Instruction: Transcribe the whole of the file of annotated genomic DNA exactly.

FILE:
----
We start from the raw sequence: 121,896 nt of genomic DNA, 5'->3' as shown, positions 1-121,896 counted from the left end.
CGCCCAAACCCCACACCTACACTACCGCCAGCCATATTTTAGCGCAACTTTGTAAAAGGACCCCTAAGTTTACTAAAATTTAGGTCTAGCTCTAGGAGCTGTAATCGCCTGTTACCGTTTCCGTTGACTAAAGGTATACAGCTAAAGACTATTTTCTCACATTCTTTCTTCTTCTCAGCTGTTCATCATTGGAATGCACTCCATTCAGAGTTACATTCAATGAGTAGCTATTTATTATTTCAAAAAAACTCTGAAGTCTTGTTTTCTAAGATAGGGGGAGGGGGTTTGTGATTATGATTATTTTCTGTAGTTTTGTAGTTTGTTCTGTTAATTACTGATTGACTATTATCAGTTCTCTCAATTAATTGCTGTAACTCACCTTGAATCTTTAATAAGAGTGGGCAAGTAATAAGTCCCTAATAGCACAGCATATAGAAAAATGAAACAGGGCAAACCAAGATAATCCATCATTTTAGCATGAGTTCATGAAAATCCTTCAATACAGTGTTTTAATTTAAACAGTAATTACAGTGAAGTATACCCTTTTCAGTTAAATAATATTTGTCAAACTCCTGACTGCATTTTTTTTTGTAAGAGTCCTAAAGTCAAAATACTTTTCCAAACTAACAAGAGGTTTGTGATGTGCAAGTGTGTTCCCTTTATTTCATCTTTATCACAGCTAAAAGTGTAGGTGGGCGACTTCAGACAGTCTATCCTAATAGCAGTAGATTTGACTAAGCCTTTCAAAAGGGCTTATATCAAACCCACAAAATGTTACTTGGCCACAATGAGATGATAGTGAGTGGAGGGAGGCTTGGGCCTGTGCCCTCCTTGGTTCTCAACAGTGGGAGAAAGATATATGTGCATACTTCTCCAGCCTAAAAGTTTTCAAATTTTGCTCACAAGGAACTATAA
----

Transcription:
We start from the raw sequence: 121,896 nt of genomic DNA, 5'->3' as shown, positions 1-121,896 counted from the left end.
CGCCCAAACCCCACACCTACACTACCGCCAGCCATATTTTAGCGCAACTTTGTAAAAGGACCCCTAAGTTTACTAAAATTTAGGTCTAGCTCTAGGAGCTGTAATCGCCTGTTACCGTTTCCGTTGACTAAAGGTATACAGCTAAAGACTATTTTCTCACATTCTTTCTTCTTCTCAGCTGTTCATCATTGGAATGCACTCCATTCAGAGTTACATTCAATGAGTAGCTATTTATTATTTCAAAAAAACTCTGAAGTCTTGTTTTCTAAGATAGGGGGAGGGGGTTTGTGATTATGATTATTTTCTGTAGTTTTGTAGTTTGTTCTGTTAATTACTGATTGACTATTATCAGTTCTCTCAATTAATTGCTGTAACTCACCTTGAATCTTTAATAAGAGTGGGCAAGTAATAAGTCCCTAATAGCACAGCATATAGAAAAATGAAACAGGGCAAACCAAGATAATCCATCATTTTAGCATGAGTTCATGAAAATCCTTCAATACAGTGTTTTAATTTAAACAGTAATTACAGTGAAGTATACCCTTTTCAGTTAAATAATATTTGTCAAACTCCTGACTGCATTTTTTTTTGTAAGAGTCCTAAAGTCAAAATACTTTTCCAAACTAACAAGAGGTTTGTGATGTGCAAGTGTGTTCCCTTTATTTCATCTTTATCACAGCTAAAAGTGTAGGTGGGCGACTTCAGACAGTCTATCCTAATAGCAGTAGATTTGACTAAGCCTTTCAAAAGGGCTTATATCAAACCCACAAAATGTTACTTGGCCACAATGAGATGATAGTGAGTGGAGGGAGGCTTGGGCCTGTGCCCTCCTTGGTTCTCAACAGTGGGAGAAAGATATATGTGCATACTTCTCCAGCCTAAAAGTTTTCAAATTTTGCTCACAAGGAACTATAA